The inevitable result of allowing a terrorist gangland to flourish happened on Sunday afternoon, when Oz Ben-Meir (15) and two young women, Kinneret Mandel (21) and Matat Adler (21), were indiscriminately gunned down while waiting for rides. The Palestinian media later described them as "settlers," thereby presumably rendering the cold-blooded murder of women and children justifiable.
It's the same justification offered last year for the ambush and point-blank execution of Tali Hatuel, her four small daughters and unborn son. Such drive-by atrocities are similarly extolled not just beyond the Green Line, but equally within it, as was the case two years ago when 7-year-old Noam Leibowitz was shot in the back-seat of her family's car on Highway 6, as were housewives sitting at a Hadera bus stop. There sadly have been too many of such murders for us to list.
It should be noted that the international media on the whole neither profiled or identified Sunday's victims, nor called the perpetrators terrorists. However, Israel's subsequent decision to restrict Palestinian traffic and re-activate checkpoints was accorded profuse attention.
This is distressingly deja vu. Israel has suspended contacts with the PA but these will be renewed as memory of the most recent murders fades. For a while Israel will toughen defensive measures but will inevitably reduce its vigilance and grant "humanitarian concessions" to strengthen the Palestinian Authority and its chief Mahmoud Abbas, regardless of the fact that those who proudly claimed credit for the latest bloodletting belong to his own Fatah organization.
Once Israel's guard is lowered, more carnage can only be expected. The only surprising aspect about Sunday's slaughter was that it didn't occur earlier.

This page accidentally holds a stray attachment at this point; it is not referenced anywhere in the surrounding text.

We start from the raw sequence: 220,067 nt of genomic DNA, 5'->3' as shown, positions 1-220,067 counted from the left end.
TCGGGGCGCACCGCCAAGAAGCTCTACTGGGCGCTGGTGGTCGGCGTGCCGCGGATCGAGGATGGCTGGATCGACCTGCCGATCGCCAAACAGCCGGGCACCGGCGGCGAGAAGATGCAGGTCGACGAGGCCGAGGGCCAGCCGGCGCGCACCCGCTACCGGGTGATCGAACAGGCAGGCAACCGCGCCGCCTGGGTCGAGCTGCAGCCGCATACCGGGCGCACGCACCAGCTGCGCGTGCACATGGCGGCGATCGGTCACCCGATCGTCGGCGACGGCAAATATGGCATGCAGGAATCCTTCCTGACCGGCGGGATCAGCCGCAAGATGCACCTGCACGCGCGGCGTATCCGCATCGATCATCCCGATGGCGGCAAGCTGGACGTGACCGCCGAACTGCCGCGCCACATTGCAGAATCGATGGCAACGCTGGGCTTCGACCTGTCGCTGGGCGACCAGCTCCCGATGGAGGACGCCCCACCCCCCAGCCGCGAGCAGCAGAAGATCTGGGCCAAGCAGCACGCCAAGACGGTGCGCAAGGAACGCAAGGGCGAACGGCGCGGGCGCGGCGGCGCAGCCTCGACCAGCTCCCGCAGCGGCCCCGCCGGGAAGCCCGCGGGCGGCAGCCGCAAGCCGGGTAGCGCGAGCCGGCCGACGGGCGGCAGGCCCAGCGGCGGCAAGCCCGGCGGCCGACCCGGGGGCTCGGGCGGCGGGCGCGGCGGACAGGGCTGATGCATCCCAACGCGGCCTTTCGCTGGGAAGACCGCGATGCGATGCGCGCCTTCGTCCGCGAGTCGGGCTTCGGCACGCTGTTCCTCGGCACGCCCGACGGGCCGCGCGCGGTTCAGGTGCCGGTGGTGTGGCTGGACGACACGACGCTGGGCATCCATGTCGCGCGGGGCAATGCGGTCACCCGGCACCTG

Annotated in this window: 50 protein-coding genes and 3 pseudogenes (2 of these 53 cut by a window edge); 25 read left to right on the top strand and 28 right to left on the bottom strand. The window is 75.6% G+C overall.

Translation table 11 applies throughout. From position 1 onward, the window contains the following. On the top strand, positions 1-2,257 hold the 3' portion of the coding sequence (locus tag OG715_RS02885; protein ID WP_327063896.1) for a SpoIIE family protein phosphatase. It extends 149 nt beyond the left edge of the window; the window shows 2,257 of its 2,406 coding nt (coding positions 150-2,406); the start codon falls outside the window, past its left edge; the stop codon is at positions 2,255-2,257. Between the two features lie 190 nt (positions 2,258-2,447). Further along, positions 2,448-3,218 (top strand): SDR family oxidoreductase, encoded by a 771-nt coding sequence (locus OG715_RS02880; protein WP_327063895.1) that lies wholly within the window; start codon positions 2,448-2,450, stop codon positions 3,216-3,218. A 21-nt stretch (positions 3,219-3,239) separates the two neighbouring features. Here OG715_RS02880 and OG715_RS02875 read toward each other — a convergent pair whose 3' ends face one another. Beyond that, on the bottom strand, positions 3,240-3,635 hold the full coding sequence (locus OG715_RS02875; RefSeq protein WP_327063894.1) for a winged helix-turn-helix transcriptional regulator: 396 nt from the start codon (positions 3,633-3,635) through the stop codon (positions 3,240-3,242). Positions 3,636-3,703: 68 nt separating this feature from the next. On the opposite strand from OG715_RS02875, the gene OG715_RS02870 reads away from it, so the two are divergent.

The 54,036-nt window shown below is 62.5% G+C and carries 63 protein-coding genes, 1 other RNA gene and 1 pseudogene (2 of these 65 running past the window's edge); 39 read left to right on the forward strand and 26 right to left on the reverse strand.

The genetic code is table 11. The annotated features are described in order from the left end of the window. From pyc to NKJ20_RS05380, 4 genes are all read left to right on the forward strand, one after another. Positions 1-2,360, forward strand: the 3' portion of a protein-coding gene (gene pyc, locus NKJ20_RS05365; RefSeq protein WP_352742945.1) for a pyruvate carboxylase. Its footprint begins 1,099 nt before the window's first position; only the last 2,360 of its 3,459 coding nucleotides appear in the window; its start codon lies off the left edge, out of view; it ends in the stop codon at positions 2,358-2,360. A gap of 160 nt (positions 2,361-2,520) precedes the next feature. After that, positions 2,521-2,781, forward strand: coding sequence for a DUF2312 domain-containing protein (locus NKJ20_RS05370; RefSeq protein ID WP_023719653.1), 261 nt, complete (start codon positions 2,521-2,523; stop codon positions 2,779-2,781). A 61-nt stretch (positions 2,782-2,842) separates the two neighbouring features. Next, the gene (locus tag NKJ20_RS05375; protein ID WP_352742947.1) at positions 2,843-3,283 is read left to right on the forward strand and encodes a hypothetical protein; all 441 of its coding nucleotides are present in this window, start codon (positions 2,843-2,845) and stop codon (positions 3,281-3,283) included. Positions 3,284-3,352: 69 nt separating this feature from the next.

The PA claims, without substantiation, to have foiled 17 terror plots. But there have been numerous attempts, which Israel fortunately managed to preempt via operations that only earned it vehement PA condemnation and international rebuke. However, with a number of roadblocks abandoned and Palestinian traffic unhindered, it was only a matter of time that luck would run out.
Still, Sunday's incident is particularly disheartening. Post-disengagement, we expected the rules of the game to change. True, not all of us believed they would, but all Israelis sincerely hoped for change. Indeed , we were given every reason to view this as the unequivocal wish of the US and the rest of the international community.
Instead we seem to be replaying the old game. Again conventional wisdom is that Abbas, like his predecessor Arafat, mustn't be dealt with too harshly, and mustn't be too persistently requested to live up to his undertakings, lest he be thereby weakened. Should he be weakened, there would be no one to combat terror in the PA. The convoluted bottom line is that for the PA to fight terror it must be "strengthened," but expecting the PA to do so "weakens" it.
This will essentially be the message that Abbas brings to Washington; the question is what response will he receive. We suggest that it is time that he start getting the sense that sob stories about his weakness will not continue to bring endless floods of financial and diplomatic support.
It should be clear by now that Abbas is loath to use force to disarm and dismantle terrorist organizations, including those within his own Fatah. But just as it is na ve to believe that groups like Hamas can be talked into disarming, it is na ve to expect Abbas to do more than talk unless he is forced to do so.
More lives, both Israeli and Palestinian, will continue to be lost until Abbas has no choice but to take the admittedly difficult steps he has been avoiding to date. The United States and Europe, by threatening to withhold their financial assistance, have the power to insist that the old excuses are no longer acceptable.